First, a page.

Getting along with Colleagues - Does Profit Sharing Help or Hurt?
John S. Heywood
University of Wisconsin at Milwaukee; University of Birmingham - Department of Commerce
University of Trier - Faculty of Economics
Leibniz Universität Hannover - Institute of Quantitative Economic Research
Kyklos, Vol. 58, No. 4, pp. 557-573, November 2005
Theory presents two channels through which profit sharing can cause workers to increase their coworkers' productivity: greater cooperation and increased peer pressure. This paper argues that these generate opposite influences on coworker relations, and that which dominates varies according to circumstances and type of worker. Using German data, we show that, for non-supervisory men, profit sharing increases cooperation, but that for those who highly value success on the job, it has no influence on cooperation, and for supervisors it reduces cooperation. Moreover, the findings show striking gender differences in the effect of profit sharing. We contend these patterns fit with underlying theoretical expectations.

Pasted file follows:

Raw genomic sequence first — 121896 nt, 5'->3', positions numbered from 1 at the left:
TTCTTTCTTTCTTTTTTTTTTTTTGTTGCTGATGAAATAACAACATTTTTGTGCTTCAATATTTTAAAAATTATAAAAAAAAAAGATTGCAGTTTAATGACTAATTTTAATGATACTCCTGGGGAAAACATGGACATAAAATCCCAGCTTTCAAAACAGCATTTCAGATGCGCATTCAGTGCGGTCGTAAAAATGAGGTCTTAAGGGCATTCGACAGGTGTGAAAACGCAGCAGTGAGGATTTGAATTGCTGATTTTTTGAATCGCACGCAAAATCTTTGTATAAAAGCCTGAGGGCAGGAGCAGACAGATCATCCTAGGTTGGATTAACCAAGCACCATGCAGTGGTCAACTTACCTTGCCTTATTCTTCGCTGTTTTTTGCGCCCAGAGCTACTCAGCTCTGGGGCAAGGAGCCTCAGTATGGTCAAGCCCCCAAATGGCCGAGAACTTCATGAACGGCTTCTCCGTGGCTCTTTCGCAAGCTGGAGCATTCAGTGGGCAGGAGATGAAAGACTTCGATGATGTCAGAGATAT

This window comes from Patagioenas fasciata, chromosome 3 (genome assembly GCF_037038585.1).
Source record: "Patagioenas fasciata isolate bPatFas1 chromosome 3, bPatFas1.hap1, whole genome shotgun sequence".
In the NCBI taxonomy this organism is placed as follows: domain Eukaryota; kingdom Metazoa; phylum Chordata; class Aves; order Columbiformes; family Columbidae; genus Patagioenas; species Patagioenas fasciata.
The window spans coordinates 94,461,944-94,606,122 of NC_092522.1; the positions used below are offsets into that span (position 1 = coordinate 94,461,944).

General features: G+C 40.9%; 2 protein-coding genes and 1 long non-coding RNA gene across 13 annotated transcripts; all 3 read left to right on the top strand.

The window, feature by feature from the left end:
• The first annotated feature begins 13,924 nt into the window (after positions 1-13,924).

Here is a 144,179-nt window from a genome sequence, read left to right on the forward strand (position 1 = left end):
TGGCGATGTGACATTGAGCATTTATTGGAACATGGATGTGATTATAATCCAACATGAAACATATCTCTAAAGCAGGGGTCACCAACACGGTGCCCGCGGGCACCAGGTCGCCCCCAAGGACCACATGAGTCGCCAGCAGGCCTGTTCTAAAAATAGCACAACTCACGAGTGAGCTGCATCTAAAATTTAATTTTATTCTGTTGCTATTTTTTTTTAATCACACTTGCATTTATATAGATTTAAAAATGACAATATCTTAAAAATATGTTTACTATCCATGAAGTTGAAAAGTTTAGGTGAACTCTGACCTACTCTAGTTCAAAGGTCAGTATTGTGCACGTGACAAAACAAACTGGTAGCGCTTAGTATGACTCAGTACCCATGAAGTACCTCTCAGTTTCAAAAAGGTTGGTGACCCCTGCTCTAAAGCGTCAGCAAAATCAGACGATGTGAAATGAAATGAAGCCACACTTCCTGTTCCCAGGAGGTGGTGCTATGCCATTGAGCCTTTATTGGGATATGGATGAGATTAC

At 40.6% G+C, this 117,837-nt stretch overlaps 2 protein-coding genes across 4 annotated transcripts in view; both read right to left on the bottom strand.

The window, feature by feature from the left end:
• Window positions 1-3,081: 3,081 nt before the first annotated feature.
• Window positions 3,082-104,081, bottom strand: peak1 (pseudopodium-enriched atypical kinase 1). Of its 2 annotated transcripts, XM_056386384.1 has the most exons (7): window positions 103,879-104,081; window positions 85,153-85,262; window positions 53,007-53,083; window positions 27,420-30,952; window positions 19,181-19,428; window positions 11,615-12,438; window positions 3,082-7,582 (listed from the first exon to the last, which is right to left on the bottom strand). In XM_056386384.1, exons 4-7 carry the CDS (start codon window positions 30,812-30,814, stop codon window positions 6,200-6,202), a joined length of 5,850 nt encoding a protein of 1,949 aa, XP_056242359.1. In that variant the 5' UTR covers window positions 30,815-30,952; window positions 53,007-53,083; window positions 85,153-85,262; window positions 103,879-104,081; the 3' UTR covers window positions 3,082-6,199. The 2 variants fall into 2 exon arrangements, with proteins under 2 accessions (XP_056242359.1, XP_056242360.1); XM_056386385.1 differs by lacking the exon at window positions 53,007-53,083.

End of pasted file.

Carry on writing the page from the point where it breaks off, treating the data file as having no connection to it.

Number of Pages in PDF File: 17
Date posted: December 23, 2005
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